Last updated on December 1st, 2018 at 02:10 pm
A friend and I sat on the boardwalk one evening, enjoying the warmth and sunset as joggers ran past and dogs sniffed at tufts of grass near our feet. Eventually, a small family of four with two young kids migrated to the area just in front of us.
Using a rope and sticks, one of the adults began creating giant soap bubbles that floated in the air above the mesmerized children. My friend and I also became quite entranced as we marvelled at the size and shape of the bubbles. It was fun watching the kids become completely captivated by each bubble, following its every move.
It’s in moments like these that I feel immensely present. For a fleeting time, there’s nothing on my mind but what’s happening. And when my mind is that present, when nothing’s there but what’s unfolding in front of me, without judgment or reproach, that moment could be described as bliss. Surely, that’s how those children chased after the giant bubbles—with bliss.
The Holy Bible as metaphor
As meditation becomes more hip and Yoga becomes the hottest way to lose weight, we’re told frequently about the importance of staying grounded and present.
This isn’t some modern idea perpetrated by the creators of the latest mindfulness apps. It’s been around for thousands of years. In fact, for those Catholic (or “I was raised Catholic”) readers, we were told about it within the first few pages of the Bible.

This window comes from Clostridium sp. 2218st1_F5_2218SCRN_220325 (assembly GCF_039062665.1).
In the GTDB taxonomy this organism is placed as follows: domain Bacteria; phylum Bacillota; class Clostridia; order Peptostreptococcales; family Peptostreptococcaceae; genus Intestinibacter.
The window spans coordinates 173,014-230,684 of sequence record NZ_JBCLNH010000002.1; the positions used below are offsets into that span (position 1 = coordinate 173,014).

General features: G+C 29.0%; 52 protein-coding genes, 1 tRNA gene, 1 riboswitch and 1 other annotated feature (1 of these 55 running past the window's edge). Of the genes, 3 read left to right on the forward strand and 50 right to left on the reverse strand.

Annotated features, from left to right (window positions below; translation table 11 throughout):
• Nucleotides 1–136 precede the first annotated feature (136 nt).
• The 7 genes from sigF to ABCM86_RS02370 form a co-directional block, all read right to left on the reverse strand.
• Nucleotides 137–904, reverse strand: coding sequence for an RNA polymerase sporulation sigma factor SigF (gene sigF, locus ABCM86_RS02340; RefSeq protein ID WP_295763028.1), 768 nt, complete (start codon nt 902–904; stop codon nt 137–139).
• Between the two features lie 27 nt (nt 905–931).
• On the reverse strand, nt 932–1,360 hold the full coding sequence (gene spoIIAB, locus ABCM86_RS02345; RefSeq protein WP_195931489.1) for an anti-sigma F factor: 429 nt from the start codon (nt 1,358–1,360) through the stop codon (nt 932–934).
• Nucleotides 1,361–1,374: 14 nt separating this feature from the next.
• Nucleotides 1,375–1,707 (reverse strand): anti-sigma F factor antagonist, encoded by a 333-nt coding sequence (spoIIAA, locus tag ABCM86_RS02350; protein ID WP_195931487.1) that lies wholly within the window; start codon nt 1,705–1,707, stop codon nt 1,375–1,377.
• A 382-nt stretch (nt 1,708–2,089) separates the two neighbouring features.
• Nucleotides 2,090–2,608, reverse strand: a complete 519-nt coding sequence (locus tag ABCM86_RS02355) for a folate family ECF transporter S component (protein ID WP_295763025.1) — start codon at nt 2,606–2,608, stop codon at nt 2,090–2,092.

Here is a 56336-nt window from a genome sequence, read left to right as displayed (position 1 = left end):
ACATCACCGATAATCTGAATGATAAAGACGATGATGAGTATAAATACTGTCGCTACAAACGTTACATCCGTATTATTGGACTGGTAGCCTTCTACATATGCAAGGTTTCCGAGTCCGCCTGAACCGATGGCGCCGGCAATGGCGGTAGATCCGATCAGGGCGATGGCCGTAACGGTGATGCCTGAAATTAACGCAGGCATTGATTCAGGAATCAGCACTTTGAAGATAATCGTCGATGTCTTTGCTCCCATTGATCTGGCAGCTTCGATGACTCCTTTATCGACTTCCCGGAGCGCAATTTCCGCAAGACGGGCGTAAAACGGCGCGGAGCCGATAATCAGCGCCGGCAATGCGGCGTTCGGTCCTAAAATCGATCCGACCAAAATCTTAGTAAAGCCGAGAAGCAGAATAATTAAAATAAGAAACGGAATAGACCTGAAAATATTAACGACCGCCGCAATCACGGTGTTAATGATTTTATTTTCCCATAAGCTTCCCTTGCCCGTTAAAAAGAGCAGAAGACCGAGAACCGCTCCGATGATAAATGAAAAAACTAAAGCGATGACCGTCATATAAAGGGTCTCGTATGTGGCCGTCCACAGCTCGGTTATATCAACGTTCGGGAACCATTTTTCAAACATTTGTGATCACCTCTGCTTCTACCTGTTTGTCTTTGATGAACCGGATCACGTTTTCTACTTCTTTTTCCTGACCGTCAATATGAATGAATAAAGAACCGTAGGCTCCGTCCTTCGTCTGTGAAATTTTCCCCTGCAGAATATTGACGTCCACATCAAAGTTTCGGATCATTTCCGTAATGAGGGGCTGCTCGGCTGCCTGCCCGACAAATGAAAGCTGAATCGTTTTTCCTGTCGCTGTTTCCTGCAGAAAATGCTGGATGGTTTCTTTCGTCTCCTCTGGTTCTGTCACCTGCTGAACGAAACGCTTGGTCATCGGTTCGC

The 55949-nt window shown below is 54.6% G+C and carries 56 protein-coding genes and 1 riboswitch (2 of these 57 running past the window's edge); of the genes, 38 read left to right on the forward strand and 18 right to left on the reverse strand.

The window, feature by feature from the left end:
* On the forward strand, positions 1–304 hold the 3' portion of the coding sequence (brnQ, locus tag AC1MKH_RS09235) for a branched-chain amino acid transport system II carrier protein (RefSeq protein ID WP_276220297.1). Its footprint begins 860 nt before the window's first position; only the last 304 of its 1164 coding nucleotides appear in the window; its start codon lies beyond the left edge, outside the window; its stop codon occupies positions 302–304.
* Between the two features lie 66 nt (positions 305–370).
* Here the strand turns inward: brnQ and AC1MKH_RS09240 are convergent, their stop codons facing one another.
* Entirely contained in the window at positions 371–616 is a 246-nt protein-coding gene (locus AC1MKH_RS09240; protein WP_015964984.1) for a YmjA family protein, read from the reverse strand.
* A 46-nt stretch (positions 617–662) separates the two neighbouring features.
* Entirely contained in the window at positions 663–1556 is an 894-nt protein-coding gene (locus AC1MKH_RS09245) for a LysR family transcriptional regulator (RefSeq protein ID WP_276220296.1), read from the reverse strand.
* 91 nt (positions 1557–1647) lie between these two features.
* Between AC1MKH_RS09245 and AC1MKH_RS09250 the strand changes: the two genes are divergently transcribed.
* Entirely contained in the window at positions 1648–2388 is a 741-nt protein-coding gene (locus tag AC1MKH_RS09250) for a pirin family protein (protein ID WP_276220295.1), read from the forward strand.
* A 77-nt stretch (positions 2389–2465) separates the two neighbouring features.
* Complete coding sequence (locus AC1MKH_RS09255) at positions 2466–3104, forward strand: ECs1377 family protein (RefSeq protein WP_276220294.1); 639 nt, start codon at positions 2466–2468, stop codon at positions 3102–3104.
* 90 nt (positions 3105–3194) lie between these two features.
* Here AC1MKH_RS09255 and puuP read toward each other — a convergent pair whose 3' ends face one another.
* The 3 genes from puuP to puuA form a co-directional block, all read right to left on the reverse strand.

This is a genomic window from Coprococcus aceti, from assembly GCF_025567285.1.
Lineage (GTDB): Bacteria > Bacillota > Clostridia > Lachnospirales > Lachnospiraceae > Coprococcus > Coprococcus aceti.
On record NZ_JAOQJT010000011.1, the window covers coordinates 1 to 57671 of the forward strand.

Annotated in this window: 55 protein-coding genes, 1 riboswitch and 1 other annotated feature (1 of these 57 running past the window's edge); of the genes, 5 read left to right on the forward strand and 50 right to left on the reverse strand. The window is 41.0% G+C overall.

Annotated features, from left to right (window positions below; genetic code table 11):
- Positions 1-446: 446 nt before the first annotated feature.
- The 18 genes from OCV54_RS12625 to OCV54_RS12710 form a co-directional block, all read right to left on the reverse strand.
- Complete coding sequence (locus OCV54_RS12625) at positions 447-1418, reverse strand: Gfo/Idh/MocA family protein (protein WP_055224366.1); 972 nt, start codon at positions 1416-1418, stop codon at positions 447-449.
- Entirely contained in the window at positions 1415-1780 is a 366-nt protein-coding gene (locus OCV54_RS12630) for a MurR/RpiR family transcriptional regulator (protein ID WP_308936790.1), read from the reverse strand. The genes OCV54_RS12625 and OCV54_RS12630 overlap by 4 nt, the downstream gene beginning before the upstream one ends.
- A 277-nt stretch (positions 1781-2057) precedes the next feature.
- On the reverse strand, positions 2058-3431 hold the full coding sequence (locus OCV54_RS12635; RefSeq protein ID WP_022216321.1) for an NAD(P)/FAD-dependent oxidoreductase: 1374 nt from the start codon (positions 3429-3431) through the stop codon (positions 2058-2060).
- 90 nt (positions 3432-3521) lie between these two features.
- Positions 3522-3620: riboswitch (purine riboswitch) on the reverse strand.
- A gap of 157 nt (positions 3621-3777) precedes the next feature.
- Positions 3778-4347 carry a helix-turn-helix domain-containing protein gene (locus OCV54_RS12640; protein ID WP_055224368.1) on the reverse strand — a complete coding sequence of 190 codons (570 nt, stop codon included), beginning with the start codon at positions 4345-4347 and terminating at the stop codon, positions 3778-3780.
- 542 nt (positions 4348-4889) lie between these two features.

To say that any story in the Bible is a metaphor will always be met with criticism of some sort. There are those who believe that every word of the Bible is fact. I grew up in a Catholic household and, as a very young child, absorbed the stories as history—as many of us at one time did.
As I grew older, read about philosophy and science, and expanded my knowledge with experience and an open mind, I came to enjoy connecting the dots with some of the famous Bible stories I’d heard as a child. Indeed, there are many esoteric philosophers who believe the Holy Bible—all of it—to be a complete metaphor: a handbook of sorts for the human body and consciousness.
The Adam and Eve story is one I’m particularly interested in.
The Garden of Eden
For those who have yet to read what’s described in some marketing materials as “the greatest story ever told,” Adam and Eve are presented as the first humans. They live, for a time, in the mystical Garden of Eden (which some believe to be the modern-day Tigris-Euphrates river valley, among other places).
Satan, in the form of a serpent, tempts them to consume the fruit from the Tree of Knowledge. They’re shamed by God, who clothes them and banishes them from the Garden forever: the fall of man.
Let’s look at that story for a moment and compare it to our existence as infants. It’s not a new idea to suggest that the Adam and Eve story is a metaphor for the first few months of our lives, but it’s something worth pondering when applying it to mindful living.
It could be suggested that we’re born into our own personal Garden of Eden. In the first moments of our lives, we’re surrounded by an incredible array of sights and senses. No judgment or labels have been applied to any of this. It is pure.